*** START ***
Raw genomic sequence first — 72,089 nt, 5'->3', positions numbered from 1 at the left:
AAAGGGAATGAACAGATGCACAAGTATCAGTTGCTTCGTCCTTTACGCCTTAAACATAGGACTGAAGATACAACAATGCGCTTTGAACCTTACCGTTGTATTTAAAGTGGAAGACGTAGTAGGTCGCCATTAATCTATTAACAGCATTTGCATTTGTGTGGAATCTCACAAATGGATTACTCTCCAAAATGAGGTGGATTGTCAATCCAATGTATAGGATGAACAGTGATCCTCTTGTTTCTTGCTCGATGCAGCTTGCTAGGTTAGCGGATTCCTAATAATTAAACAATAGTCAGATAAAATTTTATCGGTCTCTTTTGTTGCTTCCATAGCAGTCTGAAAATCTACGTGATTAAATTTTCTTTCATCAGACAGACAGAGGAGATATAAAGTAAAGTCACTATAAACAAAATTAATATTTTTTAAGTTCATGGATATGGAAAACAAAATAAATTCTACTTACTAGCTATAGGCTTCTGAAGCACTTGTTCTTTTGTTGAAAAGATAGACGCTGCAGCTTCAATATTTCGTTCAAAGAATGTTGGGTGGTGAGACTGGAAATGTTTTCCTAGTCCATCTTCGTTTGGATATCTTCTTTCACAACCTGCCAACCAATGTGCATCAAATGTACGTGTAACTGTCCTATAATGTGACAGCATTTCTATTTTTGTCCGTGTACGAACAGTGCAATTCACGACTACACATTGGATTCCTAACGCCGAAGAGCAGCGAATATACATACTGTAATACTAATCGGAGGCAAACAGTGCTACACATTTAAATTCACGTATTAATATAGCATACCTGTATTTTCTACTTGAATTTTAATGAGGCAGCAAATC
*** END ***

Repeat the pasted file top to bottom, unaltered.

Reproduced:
Raw genomic sequence first — 72,089 nt, 5'->3', positions numbered from 1 at the left:
AAAGGGAATGAACAGATGCACAAGTATCAGTTGCTTCGTCCTTTACGCCTTAAACATAGGACTGAAGATACAACAATGCGCTTTGAACCTTACCGTTGTATTTAAAGTGGAAGACGTAGTAGGTCGCCATTAATCTATTAACAGCATTTGCATTTGTGTGGAATCTCACAAATGGATTACTCTCCAAAATGAGGTGGATTGTCAATCCAATGTATAGGATGAACAGTGATCCTCTTGTTTCTTGCTCGATGCAGCTTGCTAGGTTAGCGGATTCCTAATAATTAAACAATAGTCAGATAAAATTTTATCGGTCTCTTTTGTTGCTTCCATAGCAGTCTGAAAATCTACGTGATTAAATTTTCTTTCATCAGACAGACAGAGGAGATATAAAGTAAAGTCACTATAAACAAAATTAATATTTTTTAAGTTCATGGATATGGAAAACAAAATAAATTCTACTTACTAGCTATAGGCTTCTGAAGCACTTGTTCTTTTGTTGAAAAGATAGACGCTGCAGCTTCAATATTTCGTTCAAAGAATGTTGGGTGGTGAGACTGGAAATGTTTTCCTAGTCCATCTTCGTTTGGATATCTTCTTTCACAACCTGCCAACCAATGTGCATCAAATGTACGTGTAACTGTCCTATAATGTGACAGCATTTCTATTTTTGTCCGTGTACGAACAGTGCAATTCACGACTACACATTGGATTCCTAACGCCGAAGAGCAGCGAATATACATACTGTAATACTAATCGGAGGCAAACAGTGCTACACATTTAAATTCACGTATTAATATAGCATACCTGTATTTTCTACTTGAATTTTAATGAGGCAGCAAATC